It doesn’t have its own monitor. No mouse, no hard drive, no graphic user interface and only 8MB of RAM, but for Evan Koblentz, it’s exactly the type of computer that he wants.
Every year, millions of people upgrade to new computers, ditching their slower hardware for faster and newer models. According to Gartner Dataquest’s statistics, more than two billion computers were sold as of 2007, and pretty soon there will be two billion in continuous operation.
Most people throw away their old Dells and Macs, and some recycle them. But for some lucky computers, there is still life after the upgrade.
Evan Koblentz runs the Mid Atlantic Retro Computing Hobbyists, an organization of vintage computer collectors specializing in technology before 1982. They use Yahoo groups and Web sites such as eBay and attend twice-annual conventions to exchange, buy or salvage old hardware or software.
What might be of interest to a vintage computer collector?
“If it runs Windows or has a CD drive then its probably of no use to us,” Koblentz said.
Dave Gesswein collects old business computers from the 1970s and said he doesn’t bother explaining what he does to non-collectors. But it’s something that takes him back to his college days, and he finds it both fun and challenging.
Koblentz said that what makes a lot of these computers special is that they represent a time when manufacturers were still experimenting with everything from the circuits to the casing. Users could also patch their own circuits and many of them went to work on their hardware with a soldering iron.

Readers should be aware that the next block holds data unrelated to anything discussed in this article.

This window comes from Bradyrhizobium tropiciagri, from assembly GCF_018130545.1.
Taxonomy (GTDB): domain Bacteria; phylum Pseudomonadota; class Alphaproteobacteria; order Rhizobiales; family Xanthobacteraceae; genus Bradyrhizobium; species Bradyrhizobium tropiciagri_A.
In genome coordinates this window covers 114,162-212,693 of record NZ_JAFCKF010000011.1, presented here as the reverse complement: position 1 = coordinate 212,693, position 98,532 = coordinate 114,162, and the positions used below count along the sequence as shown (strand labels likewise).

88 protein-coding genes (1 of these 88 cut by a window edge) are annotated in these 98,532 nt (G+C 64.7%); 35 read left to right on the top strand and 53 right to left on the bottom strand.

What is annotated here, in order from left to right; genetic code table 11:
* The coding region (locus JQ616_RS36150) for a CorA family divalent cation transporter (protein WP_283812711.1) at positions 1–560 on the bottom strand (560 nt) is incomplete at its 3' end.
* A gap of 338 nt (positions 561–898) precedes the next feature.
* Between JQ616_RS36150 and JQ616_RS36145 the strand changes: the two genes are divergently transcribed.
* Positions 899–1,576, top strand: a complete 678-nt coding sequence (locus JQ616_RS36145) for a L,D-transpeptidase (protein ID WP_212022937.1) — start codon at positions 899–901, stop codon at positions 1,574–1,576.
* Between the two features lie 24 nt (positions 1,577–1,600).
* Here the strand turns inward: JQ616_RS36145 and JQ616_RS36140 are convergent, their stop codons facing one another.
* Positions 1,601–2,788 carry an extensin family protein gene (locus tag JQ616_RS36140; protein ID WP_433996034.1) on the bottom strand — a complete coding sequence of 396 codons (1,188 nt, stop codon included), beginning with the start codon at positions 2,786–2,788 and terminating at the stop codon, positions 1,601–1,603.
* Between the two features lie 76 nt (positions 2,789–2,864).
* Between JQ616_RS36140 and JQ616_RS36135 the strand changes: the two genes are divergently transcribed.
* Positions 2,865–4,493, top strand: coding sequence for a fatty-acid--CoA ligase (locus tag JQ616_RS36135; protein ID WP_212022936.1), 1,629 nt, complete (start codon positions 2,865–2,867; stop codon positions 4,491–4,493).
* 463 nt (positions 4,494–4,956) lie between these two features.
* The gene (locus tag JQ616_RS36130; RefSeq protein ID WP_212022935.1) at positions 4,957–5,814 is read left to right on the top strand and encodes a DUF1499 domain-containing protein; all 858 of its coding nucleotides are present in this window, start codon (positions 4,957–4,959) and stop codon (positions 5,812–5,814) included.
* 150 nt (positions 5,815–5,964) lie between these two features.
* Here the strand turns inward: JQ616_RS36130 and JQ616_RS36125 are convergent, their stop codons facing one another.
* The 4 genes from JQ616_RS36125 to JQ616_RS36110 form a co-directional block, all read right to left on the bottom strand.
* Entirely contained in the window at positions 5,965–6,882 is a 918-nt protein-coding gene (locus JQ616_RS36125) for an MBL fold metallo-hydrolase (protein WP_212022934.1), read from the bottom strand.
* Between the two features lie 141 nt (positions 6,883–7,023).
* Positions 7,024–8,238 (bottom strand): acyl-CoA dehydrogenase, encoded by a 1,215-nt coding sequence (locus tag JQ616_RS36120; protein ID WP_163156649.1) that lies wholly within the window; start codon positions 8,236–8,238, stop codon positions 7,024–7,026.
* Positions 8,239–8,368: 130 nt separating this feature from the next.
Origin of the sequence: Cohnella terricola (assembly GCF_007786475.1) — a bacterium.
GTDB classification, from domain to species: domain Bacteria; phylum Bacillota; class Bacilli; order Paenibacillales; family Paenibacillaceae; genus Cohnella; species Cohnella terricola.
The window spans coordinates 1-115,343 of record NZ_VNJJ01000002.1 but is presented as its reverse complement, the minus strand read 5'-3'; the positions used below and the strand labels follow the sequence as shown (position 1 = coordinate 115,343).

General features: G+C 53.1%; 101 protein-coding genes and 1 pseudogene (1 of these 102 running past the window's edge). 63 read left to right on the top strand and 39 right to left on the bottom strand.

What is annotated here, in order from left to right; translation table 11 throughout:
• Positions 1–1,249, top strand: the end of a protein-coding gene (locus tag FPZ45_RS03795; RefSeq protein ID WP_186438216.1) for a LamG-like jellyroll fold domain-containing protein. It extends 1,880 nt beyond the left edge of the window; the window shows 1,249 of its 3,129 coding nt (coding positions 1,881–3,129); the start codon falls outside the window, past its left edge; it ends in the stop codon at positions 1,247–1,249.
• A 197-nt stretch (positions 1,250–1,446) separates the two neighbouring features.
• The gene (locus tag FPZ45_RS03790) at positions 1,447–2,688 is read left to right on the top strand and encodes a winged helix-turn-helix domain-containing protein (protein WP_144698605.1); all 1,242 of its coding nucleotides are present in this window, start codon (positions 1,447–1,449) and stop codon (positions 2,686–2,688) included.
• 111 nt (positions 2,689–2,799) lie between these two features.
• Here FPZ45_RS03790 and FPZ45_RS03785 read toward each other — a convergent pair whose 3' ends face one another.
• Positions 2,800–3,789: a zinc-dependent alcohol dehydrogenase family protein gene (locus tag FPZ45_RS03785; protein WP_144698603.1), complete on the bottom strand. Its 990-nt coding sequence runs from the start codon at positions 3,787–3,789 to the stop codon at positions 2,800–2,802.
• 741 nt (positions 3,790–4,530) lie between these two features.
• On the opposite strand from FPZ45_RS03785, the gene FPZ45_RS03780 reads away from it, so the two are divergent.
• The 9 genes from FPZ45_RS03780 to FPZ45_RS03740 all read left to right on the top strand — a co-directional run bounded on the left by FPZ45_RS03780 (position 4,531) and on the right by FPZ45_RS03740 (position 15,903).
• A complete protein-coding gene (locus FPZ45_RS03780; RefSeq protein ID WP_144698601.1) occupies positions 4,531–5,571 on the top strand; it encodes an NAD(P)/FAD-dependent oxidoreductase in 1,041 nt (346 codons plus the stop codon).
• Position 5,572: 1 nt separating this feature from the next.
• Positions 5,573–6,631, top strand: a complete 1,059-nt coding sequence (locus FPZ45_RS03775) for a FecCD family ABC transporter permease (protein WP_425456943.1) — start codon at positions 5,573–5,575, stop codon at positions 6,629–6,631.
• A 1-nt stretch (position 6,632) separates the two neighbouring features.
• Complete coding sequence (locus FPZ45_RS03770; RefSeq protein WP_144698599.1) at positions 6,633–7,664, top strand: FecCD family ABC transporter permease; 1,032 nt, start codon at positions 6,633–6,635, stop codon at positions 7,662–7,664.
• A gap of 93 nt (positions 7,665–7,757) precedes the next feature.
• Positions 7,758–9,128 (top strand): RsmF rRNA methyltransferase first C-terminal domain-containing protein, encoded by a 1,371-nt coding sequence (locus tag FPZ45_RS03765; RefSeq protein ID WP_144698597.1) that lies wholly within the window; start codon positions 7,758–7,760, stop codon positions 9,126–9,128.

He said it’s hard to tell what could be considered “vintage” but he likened the hobby to classic car enthusiasts, who spend time and money rebuilding and maintaining old cars because of the design, manufacturer or another unique characteristic.
But just because the car is old doesn’t mean it’s worth a lot of money. Just how the 1981 Dodge Dart that sits without tires in the driveway is no ’69 Chevy, the old Apple in the closet might just be an elaborate paperweight.
“Not everything old should be recycled and not everything old has value,” Koblentz said.
What’s next? Old cell phones or the first generations of MP3 players could be the next collectible item.
“Maybe people should be holding on to it now instead of thinking it’s junk,” Koblentz said.